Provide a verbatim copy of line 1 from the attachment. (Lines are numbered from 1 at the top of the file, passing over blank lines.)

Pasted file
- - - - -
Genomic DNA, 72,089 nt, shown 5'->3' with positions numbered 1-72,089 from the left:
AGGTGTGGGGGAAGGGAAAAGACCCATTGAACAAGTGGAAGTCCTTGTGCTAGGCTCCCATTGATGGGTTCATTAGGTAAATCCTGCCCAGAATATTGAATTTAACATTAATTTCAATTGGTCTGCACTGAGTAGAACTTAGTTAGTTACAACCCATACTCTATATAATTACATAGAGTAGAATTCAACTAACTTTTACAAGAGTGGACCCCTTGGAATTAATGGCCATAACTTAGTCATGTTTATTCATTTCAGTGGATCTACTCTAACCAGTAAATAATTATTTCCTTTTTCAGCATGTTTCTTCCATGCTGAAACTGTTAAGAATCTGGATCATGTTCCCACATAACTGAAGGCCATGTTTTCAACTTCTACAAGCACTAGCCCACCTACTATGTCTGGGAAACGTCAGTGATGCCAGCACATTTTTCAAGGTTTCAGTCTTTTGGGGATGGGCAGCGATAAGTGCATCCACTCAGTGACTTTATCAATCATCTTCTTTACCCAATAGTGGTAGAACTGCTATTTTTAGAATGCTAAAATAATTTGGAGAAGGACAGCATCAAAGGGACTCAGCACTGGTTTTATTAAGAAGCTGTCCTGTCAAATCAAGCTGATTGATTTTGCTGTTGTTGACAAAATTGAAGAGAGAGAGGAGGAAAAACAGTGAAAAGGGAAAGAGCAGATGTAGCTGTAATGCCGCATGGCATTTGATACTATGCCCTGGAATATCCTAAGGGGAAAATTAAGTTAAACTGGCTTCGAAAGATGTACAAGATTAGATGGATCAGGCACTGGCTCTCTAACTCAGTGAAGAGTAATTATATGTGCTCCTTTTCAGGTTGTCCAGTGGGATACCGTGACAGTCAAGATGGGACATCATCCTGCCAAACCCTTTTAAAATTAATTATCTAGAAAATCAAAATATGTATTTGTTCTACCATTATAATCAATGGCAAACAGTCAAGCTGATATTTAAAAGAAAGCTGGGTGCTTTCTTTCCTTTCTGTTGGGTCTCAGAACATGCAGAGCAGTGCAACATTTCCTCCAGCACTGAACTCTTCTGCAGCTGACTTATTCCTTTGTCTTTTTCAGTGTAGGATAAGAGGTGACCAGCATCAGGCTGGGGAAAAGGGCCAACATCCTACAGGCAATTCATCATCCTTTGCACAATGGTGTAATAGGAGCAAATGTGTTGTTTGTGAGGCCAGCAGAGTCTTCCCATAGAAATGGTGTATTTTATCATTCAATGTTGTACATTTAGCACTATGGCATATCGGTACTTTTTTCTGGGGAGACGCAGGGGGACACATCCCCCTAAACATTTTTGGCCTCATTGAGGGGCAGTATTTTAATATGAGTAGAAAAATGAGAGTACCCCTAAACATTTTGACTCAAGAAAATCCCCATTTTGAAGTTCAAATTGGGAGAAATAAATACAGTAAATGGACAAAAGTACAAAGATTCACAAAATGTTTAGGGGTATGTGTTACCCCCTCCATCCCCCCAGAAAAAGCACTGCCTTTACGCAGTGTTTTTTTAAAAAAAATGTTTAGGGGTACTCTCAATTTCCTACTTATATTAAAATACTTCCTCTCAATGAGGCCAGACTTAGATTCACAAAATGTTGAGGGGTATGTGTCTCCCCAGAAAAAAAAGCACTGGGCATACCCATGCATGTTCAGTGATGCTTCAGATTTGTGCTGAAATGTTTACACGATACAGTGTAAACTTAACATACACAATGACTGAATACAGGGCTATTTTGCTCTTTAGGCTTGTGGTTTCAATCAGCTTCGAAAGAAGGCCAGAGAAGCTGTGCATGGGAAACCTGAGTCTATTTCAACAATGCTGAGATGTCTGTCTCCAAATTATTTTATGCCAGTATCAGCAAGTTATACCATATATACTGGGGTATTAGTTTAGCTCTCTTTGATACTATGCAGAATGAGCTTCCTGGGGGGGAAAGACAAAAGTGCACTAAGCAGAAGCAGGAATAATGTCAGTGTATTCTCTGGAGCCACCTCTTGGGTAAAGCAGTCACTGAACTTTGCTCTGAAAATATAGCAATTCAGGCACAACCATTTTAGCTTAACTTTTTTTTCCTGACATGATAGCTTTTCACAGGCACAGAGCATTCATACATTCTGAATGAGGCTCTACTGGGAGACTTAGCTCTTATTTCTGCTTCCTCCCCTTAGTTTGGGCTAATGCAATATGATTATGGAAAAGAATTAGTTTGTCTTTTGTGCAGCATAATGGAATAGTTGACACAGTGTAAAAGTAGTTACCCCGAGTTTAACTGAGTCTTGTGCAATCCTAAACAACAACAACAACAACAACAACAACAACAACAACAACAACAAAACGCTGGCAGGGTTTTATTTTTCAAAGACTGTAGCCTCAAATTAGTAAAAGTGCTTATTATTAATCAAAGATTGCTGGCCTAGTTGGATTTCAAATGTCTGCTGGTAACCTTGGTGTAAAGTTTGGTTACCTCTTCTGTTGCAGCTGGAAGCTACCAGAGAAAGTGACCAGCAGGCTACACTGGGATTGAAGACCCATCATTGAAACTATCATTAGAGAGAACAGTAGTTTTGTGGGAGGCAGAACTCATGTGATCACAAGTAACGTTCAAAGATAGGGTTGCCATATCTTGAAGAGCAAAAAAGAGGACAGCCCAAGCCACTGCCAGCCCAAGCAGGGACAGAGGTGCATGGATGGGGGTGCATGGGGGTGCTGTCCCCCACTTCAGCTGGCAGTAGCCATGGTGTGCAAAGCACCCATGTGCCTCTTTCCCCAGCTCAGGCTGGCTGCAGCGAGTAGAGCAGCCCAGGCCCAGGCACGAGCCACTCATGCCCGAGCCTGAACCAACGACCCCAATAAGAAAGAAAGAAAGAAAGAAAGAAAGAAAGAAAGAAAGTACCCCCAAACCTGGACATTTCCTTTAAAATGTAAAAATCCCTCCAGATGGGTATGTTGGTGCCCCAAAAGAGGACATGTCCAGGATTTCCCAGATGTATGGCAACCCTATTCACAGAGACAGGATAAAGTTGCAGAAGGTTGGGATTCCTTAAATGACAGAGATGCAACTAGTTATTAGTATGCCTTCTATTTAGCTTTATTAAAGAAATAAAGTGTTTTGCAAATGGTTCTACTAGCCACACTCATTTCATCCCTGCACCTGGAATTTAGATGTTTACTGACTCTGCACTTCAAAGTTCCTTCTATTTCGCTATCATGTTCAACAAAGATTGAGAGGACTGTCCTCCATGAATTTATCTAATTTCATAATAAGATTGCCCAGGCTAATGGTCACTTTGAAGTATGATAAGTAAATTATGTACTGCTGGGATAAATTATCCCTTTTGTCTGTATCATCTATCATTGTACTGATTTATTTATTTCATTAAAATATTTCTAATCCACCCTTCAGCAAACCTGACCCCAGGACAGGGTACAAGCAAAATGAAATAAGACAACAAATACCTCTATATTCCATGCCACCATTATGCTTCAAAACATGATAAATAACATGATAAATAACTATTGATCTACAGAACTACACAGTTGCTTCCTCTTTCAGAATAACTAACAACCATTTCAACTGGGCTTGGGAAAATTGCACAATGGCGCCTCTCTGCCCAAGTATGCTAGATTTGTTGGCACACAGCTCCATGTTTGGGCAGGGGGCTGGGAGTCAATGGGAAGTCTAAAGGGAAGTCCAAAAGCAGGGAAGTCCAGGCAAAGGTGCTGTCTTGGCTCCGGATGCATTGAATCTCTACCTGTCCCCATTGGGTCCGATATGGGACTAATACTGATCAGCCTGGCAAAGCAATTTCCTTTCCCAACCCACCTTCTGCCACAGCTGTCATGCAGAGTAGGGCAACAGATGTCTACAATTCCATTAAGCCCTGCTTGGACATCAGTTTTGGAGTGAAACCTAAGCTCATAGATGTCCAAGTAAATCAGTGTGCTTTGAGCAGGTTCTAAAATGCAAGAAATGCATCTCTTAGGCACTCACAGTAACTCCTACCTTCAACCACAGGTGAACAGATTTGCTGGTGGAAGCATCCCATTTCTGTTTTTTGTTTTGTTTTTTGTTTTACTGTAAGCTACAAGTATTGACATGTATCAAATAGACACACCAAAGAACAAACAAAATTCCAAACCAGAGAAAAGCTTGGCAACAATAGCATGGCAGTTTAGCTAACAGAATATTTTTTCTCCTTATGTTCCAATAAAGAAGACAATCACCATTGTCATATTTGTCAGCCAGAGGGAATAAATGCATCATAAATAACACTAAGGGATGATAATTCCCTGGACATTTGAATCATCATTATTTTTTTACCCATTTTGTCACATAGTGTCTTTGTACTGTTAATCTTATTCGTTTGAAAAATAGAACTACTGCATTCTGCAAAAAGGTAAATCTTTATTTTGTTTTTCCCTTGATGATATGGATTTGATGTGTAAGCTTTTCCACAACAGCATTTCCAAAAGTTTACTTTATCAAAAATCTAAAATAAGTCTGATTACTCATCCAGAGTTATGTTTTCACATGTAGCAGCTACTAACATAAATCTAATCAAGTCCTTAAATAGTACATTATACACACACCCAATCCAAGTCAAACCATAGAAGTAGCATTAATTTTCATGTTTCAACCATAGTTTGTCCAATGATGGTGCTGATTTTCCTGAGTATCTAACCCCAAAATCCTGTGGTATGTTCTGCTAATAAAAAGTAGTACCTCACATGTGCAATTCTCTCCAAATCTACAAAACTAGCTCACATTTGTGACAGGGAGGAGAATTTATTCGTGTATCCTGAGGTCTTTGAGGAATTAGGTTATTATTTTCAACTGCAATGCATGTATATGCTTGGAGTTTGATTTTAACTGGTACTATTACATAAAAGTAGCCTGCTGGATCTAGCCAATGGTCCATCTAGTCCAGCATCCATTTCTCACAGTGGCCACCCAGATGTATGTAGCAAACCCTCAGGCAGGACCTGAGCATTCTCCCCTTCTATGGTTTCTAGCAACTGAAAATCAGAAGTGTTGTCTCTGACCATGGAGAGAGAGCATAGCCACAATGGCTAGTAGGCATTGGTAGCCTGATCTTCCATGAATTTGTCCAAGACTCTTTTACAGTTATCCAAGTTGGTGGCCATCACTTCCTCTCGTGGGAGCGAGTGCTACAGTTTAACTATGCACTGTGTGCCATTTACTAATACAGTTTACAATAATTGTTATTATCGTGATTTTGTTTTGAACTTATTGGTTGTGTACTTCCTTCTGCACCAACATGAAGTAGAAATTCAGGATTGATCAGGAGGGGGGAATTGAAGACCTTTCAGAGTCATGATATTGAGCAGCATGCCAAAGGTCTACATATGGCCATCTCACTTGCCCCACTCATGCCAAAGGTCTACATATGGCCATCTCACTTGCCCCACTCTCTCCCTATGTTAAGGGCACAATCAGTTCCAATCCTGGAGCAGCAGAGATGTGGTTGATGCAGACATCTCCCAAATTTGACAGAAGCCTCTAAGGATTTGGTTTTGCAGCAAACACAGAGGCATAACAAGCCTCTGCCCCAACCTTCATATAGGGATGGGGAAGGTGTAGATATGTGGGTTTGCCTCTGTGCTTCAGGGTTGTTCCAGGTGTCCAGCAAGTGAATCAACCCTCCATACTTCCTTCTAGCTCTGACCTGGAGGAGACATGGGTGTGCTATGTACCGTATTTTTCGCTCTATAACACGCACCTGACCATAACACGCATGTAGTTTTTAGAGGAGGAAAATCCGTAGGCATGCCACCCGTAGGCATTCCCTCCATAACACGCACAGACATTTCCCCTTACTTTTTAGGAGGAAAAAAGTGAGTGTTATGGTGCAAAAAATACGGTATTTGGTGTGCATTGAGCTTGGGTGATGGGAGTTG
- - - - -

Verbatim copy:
Genomic DNA, 72,089 nt, shown 5'->3' with positions numbered 1-72,089 from the left: